This article discusses listening that is appropriate to sound art and the associated changes in the paradigms, or thought patterns, that occur so often when we move from visual to aural perception. The distinction between historically accepted and rejected sounds is used to show how putting sounds in cages has fashioned a form of listening and of life. Twentieth-century experimental music and, especially, the music and the reflections of John Cage have opened these cages of sound and at the same time weakened the visual paradigm for intellectual knowledge. This article examines sound art as a place where artistic practices coincide with certain theoretical issues centered on sound. The centrality of sound is approached first, and music and sound art are discussed in relation to space. Second, the attention to sound in the reception of prominent examples of sound art focuses on site-specific relationships with the city and with listening. The article concludes by affirming the need for an aesthetic reflection that takes into consideration the implications of these profound transformations. However, that is another cage yet to be opened.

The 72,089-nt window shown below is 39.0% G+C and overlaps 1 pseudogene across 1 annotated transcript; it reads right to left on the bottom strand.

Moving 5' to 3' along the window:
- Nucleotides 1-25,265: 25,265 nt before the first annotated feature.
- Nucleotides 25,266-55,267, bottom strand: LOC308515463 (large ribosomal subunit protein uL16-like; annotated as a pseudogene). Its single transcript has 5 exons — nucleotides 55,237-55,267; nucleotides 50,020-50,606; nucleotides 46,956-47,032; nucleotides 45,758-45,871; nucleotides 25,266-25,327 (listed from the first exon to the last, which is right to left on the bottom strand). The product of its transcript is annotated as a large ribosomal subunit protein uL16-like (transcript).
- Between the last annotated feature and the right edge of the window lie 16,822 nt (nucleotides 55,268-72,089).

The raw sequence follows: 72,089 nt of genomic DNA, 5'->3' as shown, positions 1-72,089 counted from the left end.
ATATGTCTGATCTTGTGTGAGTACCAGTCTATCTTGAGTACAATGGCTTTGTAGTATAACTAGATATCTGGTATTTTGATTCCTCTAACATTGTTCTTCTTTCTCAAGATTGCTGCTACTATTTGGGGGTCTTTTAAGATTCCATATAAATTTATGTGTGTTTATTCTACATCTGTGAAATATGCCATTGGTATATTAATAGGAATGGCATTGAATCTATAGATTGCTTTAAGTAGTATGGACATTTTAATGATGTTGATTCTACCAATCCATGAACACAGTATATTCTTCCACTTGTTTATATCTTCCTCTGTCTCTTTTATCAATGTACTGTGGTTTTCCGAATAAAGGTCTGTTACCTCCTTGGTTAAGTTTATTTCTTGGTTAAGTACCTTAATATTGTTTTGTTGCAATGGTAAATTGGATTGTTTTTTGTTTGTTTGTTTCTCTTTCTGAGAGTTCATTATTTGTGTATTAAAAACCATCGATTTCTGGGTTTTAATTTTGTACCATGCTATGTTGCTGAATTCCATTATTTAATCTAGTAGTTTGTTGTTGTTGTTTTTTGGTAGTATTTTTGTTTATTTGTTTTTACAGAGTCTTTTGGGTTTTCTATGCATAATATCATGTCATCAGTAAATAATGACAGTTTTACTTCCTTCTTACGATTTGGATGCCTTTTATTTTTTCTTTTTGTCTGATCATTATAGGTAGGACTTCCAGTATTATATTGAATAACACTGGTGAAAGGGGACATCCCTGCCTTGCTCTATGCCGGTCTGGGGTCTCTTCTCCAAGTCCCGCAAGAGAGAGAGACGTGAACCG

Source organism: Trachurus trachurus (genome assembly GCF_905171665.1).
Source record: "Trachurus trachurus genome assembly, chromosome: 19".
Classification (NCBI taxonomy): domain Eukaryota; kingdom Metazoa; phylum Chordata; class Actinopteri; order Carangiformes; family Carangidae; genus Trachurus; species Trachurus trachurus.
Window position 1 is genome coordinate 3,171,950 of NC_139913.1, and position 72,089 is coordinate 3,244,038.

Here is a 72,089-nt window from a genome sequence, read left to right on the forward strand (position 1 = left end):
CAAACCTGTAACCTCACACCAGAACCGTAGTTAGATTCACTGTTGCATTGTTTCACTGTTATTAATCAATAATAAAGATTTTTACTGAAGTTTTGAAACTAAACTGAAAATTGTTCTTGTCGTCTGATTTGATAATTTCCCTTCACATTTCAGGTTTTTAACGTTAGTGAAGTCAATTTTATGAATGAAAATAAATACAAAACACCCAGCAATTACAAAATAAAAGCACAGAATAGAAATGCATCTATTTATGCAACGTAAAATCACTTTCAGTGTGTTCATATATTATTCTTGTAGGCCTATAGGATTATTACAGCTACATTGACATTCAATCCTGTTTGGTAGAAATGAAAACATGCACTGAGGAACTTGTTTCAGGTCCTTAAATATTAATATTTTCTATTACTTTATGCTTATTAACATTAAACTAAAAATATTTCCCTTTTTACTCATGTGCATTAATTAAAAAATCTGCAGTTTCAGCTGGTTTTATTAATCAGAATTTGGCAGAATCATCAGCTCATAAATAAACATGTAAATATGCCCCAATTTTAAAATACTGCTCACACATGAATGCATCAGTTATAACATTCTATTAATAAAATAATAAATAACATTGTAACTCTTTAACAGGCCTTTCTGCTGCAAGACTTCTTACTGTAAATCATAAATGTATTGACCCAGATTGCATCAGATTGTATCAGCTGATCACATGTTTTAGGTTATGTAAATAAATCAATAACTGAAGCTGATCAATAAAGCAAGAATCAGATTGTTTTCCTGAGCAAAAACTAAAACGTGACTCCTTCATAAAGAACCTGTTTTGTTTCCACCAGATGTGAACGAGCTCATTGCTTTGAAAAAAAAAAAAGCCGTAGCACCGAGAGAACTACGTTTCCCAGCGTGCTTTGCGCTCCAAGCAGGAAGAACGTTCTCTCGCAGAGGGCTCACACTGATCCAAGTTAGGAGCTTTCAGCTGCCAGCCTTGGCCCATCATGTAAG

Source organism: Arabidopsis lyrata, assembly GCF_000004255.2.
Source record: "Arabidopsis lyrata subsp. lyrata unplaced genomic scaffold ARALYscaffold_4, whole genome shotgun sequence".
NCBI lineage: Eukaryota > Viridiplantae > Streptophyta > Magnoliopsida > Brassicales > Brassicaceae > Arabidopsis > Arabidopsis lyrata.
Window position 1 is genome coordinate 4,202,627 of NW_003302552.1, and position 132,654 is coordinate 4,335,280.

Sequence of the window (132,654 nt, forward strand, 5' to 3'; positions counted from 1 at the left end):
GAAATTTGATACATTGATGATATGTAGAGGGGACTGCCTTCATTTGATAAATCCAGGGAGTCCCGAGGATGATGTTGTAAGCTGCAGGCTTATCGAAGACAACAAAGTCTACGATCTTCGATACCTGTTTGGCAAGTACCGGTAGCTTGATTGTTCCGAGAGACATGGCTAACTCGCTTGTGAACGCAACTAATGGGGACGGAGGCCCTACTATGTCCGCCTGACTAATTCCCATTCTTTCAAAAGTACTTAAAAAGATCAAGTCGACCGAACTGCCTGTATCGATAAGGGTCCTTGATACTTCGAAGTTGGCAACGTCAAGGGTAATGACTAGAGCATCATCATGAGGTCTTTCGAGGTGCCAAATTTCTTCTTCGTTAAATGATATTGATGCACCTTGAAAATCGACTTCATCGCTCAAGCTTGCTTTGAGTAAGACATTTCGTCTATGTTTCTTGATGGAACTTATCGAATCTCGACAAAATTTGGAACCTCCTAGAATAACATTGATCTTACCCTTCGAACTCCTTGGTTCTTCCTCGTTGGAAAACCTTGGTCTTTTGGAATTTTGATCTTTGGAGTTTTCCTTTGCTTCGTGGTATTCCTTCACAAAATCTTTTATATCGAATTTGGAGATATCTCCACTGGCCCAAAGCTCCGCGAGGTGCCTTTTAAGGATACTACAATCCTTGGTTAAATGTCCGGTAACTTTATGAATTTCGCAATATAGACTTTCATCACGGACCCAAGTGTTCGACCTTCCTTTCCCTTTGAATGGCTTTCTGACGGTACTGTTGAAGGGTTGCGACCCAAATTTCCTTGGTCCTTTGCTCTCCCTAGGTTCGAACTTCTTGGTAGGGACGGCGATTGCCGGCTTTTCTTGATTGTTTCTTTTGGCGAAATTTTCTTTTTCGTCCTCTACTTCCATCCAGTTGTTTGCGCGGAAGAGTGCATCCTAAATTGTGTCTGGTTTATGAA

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DOI 10.1111/jaac.12340
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References found in this work BETA

A Generative Theory of Tonal Music.Fred Lerdahl & Ray Jackendoff - 1987 - Journal of Aesthetics and Art Criticism 46 (1):94-98.
Emotion and Meaning in Music.Julius Portnoy - 1957 - Journal of Aesthetics and Art Criticism 16 (2):285-286.
The Audible Past: Cultural Origins of Sound Reproduction.Jonathan Sterne - 2005 - Journal of Aesthetics and Art Criticism 63 (3):302-304.
The Imaginary Museum of Musical Works: An Essay in the Philosophy of Music.Edward Lippman - 1993 - Journal of Aesthetics and Art Criticism 51 (4):630-632.

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